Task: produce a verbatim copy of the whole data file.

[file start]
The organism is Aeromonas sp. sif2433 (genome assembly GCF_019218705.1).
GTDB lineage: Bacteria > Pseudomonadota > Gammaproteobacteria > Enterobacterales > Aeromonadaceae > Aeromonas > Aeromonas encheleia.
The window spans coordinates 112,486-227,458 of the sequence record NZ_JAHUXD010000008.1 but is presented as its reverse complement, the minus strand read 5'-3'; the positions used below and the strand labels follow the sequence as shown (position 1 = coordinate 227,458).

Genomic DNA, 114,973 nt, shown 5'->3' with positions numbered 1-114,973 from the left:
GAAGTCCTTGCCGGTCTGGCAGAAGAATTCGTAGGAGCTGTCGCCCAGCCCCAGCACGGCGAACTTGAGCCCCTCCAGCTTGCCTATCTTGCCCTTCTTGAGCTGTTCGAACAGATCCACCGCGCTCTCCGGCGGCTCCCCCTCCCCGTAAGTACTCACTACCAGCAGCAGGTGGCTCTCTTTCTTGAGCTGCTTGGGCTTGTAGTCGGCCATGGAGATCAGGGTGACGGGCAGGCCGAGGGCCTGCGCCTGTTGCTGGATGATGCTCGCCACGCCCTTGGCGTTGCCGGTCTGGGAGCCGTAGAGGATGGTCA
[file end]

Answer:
The organism is Aeromonas sp. sif2433 (genome assembly GCF_019218705.1).
GTDB lineage: Bacteria > Pseudomonadota > Gammaproteobacteria > Enterobacterales > Aeromonadaceae > Aeromonas > Aeromonas encheleia.
The window spans coordinates 112,486-227,458 of the sequence record NZ_JAHUXD010000008.1 but is presented as its reverse complement, the minus strand read 5'-3'; the positions used below and the strand labels follow the sequence as shown (position 1 = coordinate 227,458).

Genomic DNA, 114,973 nt, shown 5'->3' with positions numbered 1-114,973 from the left:
GAAGTCCTTGCCGGTCTGGCAGAAGAATTCGTAGGAGCTGTCGCCCAGCCCCAGCACGGCGAACTTGAGCCCCTCCAGCTTGCCTATCTTGCCCTTCTTGAGCTGTTCGAACAGATCCACCGCGCTCTCCGGCGGCTCCCCCTCCCCGTAAGTACTCACTACCAGCAGCAGGTGGCTCTCTTTCTTGAGCTGCTTGGGCTTGTAGTCGGCCATGGAGATCAGGGTGACGGGCAGGCCGAGGGCCTGCGCCTGTTGCTGGATGATGCTCGCCACGCCCTTGGCGTTGCCGGTCTGGGAGCCGTAGAGGATGGTCA